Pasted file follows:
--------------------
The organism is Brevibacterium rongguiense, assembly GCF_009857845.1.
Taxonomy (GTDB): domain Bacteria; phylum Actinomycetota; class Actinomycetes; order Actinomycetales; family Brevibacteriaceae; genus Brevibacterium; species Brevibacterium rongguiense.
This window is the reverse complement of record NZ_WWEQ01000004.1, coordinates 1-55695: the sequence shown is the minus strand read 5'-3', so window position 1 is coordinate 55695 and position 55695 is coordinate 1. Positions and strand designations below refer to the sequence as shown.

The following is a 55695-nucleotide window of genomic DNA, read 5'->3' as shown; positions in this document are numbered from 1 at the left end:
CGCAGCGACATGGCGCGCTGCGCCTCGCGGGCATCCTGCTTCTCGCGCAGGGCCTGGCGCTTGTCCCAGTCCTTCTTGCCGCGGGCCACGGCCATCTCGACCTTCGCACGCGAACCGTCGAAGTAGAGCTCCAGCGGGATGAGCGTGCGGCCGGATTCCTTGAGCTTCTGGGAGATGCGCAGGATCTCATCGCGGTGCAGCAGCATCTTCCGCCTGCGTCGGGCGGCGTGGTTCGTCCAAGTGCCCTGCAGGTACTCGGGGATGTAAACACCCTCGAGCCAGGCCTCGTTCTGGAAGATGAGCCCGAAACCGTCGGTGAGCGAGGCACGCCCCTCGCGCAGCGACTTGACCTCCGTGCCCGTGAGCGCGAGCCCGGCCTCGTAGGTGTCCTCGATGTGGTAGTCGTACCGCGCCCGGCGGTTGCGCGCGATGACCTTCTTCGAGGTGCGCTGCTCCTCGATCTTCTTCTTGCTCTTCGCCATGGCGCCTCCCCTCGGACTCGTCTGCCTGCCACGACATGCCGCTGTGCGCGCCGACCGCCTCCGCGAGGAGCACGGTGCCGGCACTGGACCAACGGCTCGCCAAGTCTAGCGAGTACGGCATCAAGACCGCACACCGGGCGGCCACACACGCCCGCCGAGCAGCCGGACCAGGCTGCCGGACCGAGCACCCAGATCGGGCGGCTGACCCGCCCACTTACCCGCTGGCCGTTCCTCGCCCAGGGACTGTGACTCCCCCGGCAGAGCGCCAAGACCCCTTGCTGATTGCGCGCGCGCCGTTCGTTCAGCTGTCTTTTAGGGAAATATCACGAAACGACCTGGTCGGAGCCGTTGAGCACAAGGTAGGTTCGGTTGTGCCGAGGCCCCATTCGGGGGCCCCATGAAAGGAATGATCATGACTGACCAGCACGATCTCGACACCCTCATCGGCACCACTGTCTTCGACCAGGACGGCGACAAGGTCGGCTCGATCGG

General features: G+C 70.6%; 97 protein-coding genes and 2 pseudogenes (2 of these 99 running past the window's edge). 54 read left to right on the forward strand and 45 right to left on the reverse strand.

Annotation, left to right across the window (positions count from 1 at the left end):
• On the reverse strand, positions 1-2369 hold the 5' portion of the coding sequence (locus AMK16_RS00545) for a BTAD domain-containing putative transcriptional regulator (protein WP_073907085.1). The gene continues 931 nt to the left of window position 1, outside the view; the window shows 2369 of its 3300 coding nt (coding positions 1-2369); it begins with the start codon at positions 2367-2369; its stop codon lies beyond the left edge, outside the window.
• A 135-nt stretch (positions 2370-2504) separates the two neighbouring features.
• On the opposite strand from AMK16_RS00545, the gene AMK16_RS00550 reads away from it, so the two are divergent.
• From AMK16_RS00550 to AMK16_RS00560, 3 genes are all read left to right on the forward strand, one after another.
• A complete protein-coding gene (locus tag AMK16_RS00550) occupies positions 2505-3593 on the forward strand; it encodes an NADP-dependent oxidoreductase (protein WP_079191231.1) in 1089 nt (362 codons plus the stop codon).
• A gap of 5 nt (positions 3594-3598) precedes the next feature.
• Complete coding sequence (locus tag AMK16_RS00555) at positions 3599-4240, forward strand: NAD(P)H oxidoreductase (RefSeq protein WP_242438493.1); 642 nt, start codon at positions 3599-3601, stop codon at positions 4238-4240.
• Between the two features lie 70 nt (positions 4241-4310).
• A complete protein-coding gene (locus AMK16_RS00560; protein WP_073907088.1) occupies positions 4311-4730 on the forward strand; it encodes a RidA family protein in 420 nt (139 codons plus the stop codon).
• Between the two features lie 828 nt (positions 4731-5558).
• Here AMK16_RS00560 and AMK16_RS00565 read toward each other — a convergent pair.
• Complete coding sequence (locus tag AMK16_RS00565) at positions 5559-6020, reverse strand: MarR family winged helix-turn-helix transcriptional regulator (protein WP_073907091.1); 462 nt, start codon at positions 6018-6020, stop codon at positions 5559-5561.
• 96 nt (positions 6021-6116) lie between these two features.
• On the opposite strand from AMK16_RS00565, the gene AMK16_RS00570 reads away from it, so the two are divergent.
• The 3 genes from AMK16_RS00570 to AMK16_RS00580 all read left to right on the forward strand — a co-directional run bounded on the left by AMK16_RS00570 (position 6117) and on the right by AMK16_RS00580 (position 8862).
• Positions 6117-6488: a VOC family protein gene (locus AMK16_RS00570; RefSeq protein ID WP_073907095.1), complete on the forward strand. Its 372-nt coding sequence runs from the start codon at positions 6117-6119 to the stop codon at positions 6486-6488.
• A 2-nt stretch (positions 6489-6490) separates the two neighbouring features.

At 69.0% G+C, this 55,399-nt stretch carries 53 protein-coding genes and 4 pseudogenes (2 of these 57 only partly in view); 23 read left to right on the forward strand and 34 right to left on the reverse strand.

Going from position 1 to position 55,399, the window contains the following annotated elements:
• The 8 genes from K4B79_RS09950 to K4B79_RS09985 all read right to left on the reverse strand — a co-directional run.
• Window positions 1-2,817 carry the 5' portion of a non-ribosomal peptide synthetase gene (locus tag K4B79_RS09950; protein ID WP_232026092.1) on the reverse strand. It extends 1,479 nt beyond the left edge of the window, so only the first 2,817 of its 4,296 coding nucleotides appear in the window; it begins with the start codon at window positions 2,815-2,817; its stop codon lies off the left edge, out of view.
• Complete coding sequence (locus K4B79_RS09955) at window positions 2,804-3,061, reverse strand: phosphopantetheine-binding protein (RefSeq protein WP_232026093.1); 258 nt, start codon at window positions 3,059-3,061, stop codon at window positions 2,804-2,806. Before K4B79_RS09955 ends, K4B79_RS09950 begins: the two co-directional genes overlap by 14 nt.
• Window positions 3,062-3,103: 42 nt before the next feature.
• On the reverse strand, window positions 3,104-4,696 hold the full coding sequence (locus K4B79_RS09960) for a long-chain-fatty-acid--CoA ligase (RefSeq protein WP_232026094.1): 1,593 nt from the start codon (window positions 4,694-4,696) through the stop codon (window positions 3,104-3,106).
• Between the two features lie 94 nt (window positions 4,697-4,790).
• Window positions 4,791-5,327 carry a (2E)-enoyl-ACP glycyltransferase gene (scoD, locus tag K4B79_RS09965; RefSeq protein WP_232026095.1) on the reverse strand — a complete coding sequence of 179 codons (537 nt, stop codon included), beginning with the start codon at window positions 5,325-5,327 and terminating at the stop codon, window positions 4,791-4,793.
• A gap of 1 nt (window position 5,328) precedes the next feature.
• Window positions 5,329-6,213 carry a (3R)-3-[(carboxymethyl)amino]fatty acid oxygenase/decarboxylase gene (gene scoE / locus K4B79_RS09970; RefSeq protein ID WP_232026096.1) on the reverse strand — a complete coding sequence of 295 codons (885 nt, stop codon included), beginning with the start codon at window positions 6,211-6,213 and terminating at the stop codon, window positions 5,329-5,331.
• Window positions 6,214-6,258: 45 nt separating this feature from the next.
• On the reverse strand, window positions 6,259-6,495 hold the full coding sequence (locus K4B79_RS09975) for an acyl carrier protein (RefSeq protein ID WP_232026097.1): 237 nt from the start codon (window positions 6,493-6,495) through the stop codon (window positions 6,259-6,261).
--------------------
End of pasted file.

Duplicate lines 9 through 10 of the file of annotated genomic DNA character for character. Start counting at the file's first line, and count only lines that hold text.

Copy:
• A 135-nt stretch (positions 2370-2504) separates the two neighbouring features.
• On the opposite strand from AMK16_RS00545, the gene AMK16_RS00550 reads away from it, so the two are divergent.